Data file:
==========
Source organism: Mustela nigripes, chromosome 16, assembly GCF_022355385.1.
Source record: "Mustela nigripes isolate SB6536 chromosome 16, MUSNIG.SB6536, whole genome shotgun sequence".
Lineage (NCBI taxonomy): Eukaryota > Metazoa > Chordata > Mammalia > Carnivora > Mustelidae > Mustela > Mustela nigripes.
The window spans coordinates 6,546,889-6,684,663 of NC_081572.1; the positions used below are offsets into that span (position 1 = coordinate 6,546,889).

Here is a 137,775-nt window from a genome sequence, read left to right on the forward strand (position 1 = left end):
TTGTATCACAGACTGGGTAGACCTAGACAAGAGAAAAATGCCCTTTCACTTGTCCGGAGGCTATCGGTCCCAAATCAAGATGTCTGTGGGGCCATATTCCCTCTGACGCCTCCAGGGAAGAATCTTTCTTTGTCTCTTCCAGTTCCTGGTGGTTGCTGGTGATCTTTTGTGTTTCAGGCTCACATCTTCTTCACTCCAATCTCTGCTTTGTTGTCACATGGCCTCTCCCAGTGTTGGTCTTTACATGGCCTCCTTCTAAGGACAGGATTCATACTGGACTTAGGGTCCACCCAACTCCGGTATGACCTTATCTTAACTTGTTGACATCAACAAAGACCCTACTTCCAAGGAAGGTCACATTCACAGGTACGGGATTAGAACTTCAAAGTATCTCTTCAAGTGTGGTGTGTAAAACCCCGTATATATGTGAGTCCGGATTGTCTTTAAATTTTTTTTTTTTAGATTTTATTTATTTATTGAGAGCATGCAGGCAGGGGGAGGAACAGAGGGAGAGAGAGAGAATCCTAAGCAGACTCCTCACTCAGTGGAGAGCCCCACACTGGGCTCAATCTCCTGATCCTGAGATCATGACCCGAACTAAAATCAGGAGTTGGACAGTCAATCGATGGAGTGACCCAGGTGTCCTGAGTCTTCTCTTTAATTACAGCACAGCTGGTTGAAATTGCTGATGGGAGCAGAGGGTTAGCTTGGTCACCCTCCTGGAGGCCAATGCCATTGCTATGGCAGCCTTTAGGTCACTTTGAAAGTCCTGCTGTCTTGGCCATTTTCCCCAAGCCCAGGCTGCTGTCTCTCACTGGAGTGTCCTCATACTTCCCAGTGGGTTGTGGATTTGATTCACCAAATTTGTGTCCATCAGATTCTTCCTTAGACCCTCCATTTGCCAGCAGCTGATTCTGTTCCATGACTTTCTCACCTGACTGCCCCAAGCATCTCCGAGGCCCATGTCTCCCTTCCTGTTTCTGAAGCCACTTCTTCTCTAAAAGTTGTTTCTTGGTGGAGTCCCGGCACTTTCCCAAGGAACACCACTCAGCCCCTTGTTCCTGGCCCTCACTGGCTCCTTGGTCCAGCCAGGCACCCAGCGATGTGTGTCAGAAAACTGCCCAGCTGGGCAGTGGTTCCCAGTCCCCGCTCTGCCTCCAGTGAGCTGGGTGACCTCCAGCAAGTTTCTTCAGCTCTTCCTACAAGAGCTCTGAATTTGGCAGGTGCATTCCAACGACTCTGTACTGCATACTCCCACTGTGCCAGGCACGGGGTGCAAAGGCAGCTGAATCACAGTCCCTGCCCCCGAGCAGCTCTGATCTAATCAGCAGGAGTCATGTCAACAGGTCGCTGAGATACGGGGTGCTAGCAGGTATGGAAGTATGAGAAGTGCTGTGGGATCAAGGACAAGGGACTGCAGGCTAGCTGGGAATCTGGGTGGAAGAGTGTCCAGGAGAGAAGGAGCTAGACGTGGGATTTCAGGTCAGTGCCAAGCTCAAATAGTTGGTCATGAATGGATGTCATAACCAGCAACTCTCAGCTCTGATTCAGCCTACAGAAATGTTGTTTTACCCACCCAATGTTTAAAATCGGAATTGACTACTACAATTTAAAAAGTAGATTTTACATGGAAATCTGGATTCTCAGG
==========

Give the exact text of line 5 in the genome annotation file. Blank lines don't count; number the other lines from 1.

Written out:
Here is a 137,775-nt window from a genome sequence, read left to right on the forward strand (position 1 = left end):